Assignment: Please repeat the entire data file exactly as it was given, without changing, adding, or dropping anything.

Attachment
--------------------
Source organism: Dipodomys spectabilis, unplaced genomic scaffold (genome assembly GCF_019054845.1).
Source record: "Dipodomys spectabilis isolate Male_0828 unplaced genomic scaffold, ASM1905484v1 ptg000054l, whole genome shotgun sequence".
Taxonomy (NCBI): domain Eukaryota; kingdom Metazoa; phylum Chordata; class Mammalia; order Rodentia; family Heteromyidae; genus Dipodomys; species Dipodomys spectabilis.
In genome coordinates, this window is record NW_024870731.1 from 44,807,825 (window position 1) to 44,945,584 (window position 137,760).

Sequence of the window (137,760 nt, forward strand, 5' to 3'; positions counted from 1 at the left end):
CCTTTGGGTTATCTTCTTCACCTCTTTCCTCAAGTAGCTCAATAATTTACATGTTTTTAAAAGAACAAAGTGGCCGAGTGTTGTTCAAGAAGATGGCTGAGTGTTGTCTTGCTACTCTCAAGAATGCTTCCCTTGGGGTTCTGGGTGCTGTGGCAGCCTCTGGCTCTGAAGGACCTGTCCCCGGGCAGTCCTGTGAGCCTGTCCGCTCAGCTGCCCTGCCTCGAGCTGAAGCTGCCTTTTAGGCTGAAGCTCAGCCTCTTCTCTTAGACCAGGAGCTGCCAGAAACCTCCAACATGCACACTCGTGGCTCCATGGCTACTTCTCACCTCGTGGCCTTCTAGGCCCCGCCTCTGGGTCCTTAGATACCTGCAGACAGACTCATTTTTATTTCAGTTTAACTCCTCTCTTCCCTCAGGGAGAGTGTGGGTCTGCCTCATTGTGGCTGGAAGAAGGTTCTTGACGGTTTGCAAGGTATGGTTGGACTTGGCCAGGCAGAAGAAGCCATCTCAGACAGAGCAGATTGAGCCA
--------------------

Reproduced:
Source organism: Dipodomys spectabilis, unplaced genomic scaffold (genome assembly GCF_019054845.1).
Source record: "Dipodomys spectabilis isolate Male_0828 unplaced genomic scaffold, ASM1905484v1 ptg000054l, whole genome shotgun sequence".
Taxonomy (NCBI): domain Eukaryota; kingdom Metazoa; phylum Chordata; class Mammalia; order Rodentia; family Heteromyidae; genus Dipodomys; species Dipodomys spectabilis.
In genome coordinates, this window is record NW_024870731.1 from 44,807,825 (window position 1) to 44,945,584 (window position 137,760).

Sequence of the window (137,760 nt, forward strand, 5' to 3'; positions counted from 1 at the left end):
CCTTTGGGTTATCTTCTTCACCTCTTTCCTCAAGTAGCTCAATAATTTACATGTTTTTAAAAGAACAAAGTGGCCGAGTGTTGTTCAAGAAGATGGCTGAGTGTTGTCTTGCTACTCTCAAGAATGCTTCCCTTGGGGTTCTGGGTGCTGTGGCAGCCTCTGGCTCTGAAGGACCTGTCCCCGGGCAGTCCTGTGAGCCTGTCCGCTCAGCTGCCCTGCCTCGAGCTGAAGCTGCCTTTTAGGCTGAAGCTCAGCCTCTTCTCTTAGACCAGGAGCTGCCAGAAACCTCCAACATGCACACTCGTGGCTCCATGGCTACTTCTCACCTCGTGGCCTTCTAGGCCCCGCCTCTGGGTCCTTAGATACCTGCAGACAGACTCATTTTTATTTCAGTTTAACTCCTCTCTTCCCTCAGGGAGAGTGTGGGTCTGCCTCATTGTGGCTGGAAGAAGGTTCTTGACGGTTTGCAAGGTATGGTTGGACTTGGCCAGGCAGAAGAAGCCATCTCAGACAGAGCAGATTGAGCCA